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PDF 1.2 MB
DOI: http://dx.doi.org/10.7551/978-0-262-32621-6-ch119
Pages 744-749
First published 30 July 2014

Self-Organizing Process and Cluster Network in the Game of Life

Yoshihiko Kayama and Yasumasa Imamura

Abstract (Excerpt)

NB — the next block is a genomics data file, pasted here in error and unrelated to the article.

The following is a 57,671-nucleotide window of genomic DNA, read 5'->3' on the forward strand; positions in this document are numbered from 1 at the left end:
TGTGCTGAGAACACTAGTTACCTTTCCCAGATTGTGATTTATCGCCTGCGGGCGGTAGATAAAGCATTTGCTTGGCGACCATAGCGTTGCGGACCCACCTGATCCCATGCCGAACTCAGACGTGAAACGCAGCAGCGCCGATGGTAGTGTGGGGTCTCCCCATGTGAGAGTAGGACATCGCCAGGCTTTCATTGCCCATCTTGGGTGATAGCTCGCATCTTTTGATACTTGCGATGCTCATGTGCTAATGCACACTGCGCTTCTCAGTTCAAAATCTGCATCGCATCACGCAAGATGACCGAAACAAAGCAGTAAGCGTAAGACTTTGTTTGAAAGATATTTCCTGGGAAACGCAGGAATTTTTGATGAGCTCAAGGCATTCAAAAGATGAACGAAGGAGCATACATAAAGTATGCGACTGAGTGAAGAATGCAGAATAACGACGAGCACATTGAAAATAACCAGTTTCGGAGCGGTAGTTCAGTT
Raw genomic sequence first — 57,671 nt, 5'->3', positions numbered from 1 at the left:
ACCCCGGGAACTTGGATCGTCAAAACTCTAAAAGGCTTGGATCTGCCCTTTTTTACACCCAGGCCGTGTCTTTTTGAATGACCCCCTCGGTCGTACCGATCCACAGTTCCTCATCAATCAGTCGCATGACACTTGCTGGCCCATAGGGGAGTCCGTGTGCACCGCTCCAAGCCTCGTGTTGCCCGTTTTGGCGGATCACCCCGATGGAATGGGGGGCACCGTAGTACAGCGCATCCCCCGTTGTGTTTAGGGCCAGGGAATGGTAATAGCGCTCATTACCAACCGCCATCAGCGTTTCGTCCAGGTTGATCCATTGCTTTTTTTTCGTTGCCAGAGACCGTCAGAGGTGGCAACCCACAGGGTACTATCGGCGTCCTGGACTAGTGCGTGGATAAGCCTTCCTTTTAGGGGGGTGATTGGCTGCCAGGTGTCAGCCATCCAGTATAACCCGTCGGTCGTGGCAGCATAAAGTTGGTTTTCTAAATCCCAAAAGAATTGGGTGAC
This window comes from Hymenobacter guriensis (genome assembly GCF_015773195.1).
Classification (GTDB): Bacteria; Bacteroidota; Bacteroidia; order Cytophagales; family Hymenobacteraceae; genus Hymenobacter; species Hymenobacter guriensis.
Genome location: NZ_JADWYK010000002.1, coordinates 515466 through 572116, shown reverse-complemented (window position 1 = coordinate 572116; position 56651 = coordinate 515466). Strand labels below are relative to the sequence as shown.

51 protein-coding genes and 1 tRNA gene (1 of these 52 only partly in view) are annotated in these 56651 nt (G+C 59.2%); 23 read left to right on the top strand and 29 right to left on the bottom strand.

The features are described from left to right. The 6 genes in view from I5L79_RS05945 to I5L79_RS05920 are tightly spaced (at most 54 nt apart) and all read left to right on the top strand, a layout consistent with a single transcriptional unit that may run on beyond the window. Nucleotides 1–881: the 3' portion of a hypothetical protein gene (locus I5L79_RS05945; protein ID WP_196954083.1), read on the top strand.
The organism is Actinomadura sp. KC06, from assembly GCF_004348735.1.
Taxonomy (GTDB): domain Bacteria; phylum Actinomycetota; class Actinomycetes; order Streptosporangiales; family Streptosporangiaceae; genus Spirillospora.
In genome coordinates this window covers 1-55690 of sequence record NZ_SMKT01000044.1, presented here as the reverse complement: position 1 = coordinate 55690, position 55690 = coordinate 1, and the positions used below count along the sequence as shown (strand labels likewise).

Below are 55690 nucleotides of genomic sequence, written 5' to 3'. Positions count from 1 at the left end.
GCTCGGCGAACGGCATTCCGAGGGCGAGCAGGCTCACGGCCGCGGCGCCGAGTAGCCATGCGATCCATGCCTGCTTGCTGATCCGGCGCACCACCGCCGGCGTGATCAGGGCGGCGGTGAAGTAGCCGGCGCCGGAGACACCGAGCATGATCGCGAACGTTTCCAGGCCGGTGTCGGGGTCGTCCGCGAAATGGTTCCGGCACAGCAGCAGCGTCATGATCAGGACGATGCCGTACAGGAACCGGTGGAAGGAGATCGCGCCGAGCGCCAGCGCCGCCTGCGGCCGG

Conway's Game of Life, which is one of the most studied cellular automata, contains a self-organized rest state with residual clusters of live cells including the well-known patterns like Block and Beehive. The present article aims to discuss the self-organizing process from the viewpoint of a network representation of the Game of Life. Scale-free property of the network associated with the rest state is resilient against consecutive removals of a hub node. Of the two types of residual clusters, whose links continue to grow or not over time, the type of clusters accompanied by growing links is essential in the self-organizing process. Mixing the two types of clusters, which diversifies scales of branch graphs that correspond to avalanches caused by one-cell perturbations in the rest state, contributes to the scale-free property of the rest state. Furthermore, a network of clusters can be obtained from the rest-state network by regarding the clusters as composites of live cells.